Additionally, if the media moves through the image-forming mechanism in a skewed manner other problems may arise. For example, the lateral sides of the media may impact against the sides of the image-forming mechanism, damaging the media and/or causing a media jam. In some existing inkjet printers, an optical sensor mounted to a scanning printer carriage may be used to measure the position of the lateral sides of the print media relative to the scan axis of the printer mechanism. In this manner media skew may in certain situations be determined. This solution suffers from the drawback of requiring the carriage to repeatedly pass over the edges of the print media so that this measurement may be made. This means that during times when this does not happen, the media skew is not measured. Examples of such times include: during large media feeds; and, when the carriage travel is optimised to move only the distance required to print the current swath, and the swath does extend near to the lateral edges of the media.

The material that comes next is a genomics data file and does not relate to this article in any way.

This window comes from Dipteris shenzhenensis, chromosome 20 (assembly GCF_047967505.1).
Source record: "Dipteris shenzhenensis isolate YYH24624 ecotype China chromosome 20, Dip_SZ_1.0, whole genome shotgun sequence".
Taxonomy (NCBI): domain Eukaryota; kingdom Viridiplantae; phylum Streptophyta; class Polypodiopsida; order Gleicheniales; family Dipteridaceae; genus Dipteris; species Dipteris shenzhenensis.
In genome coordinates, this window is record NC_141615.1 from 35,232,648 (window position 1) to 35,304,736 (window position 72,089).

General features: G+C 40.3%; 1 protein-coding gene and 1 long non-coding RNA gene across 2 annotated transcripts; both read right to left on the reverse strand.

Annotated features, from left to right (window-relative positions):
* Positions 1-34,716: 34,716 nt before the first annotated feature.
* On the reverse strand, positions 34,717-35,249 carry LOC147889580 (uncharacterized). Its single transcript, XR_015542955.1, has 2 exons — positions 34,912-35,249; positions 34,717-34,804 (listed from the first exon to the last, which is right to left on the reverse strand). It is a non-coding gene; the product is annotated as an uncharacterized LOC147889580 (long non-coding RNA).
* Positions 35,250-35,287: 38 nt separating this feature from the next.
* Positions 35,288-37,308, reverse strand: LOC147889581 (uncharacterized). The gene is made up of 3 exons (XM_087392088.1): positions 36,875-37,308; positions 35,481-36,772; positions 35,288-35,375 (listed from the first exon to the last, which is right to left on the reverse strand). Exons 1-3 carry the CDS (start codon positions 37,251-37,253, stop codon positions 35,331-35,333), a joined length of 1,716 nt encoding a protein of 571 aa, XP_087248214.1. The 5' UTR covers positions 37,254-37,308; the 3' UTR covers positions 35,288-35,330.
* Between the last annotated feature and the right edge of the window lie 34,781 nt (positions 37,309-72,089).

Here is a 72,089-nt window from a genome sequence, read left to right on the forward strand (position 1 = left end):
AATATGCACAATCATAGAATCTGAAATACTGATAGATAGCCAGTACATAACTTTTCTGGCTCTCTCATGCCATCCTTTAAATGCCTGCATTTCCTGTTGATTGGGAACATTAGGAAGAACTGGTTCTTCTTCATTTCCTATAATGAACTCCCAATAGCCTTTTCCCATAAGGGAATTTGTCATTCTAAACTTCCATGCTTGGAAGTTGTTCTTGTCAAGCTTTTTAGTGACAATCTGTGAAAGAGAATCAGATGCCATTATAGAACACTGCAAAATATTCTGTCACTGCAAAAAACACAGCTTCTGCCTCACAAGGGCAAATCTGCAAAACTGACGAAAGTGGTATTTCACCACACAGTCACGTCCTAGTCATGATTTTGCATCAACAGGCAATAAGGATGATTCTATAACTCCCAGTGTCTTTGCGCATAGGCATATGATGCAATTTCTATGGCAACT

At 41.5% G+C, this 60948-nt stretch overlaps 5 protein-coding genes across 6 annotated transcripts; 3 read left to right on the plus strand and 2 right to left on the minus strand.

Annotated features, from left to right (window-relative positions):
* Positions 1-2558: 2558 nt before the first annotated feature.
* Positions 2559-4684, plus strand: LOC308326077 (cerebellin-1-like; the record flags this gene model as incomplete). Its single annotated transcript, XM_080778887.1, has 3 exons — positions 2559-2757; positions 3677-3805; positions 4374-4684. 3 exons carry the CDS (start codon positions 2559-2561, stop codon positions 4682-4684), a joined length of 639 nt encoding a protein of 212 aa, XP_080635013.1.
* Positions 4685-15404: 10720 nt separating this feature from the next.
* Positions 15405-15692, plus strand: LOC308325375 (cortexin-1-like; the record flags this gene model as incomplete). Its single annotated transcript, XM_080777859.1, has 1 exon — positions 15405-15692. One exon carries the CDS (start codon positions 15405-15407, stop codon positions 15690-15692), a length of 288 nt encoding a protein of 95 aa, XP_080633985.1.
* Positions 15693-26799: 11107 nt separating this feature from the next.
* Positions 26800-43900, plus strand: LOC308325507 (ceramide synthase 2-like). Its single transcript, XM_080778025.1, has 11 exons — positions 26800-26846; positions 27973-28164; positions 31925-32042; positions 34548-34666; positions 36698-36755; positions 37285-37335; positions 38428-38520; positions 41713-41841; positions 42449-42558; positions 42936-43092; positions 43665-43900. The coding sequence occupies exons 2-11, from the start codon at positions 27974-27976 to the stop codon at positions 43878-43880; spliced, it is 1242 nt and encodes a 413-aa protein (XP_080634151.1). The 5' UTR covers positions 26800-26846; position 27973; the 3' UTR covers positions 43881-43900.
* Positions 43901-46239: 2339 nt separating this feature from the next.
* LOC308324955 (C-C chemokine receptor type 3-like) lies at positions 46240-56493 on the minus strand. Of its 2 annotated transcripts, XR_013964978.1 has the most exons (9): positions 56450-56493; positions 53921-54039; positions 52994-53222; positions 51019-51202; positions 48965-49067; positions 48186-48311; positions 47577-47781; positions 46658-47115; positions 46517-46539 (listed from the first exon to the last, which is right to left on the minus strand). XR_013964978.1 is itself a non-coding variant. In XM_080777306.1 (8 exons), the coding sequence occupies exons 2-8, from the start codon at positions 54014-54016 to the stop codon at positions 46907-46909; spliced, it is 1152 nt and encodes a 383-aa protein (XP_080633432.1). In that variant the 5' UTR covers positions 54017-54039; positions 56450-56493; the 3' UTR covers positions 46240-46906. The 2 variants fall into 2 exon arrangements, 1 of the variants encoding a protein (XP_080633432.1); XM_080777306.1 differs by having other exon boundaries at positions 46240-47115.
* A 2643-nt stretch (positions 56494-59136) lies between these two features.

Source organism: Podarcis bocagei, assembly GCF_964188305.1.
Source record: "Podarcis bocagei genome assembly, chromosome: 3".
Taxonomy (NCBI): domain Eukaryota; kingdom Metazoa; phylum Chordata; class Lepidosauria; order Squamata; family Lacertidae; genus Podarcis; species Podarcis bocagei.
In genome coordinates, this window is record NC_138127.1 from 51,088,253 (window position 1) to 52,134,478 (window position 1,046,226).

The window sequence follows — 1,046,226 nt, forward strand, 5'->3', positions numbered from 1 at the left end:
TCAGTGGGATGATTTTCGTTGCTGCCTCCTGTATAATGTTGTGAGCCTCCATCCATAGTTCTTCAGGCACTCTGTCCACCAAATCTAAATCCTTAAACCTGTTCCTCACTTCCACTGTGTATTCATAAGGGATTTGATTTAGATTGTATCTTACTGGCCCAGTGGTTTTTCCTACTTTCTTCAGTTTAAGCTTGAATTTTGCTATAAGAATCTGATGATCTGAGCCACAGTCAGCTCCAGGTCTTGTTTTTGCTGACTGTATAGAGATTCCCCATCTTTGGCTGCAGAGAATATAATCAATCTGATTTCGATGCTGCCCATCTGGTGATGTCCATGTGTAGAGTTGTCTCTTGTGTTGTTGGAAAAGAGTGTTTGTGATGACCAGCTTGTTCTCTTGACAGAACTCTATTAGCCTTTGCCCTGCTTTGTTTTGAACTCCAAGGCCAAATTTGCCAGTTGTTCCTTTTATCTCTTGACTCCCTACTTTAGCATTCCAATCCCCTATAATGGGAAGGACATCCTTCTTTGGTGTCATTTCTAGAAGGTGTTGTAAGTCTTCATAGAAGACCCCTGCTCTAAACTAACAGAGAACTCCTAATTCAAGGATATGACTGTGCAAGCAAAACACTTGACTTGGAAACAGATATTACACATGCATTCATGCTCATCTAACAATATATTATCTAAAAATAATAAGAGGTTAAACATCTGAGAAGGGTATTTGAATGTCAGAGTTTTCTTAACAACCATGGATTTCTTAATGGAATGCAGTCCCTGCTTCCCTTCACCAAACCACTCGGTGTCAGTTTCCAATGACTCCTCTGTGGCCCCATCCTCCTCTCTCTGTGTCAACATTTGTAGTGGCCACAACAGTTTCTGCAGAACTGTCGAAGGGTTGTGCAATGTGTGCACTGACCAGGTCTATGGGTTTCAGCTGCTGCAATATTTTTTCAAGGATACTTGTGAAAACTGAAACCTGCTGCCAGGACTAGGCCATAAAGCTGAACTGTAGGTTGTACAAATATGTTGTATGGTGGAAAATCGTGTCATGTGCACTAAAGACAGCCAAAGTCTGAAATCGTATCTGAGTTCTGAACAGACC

According to one aspect of the invention, there is provided a sensor system for a printer device having a media feed path, the system arranged to generate a first image of a portion of print media at a first position along the feed path and to generate a second image of the portion of print media at a second position along the feed path, the system arranged to compare the first and second images and thereby detect a change in the angle of skew of the media between the first and second positions.
The present invention also extends hardcopy devices, such as inkjet printers arranged to implement the invention and to the corresponding methods. Furthermore, the present invention also extends to computer programs, arranged to implement the methods of the present invention.
Further aspects of the invention will be apparent form the appended claims.
For a better understanding of the invention and to show how the same may be carried into effect, there will now be described by way of example only, specific embodiments, methods and processes according to the present invention with reference to the accompanying drawings in which: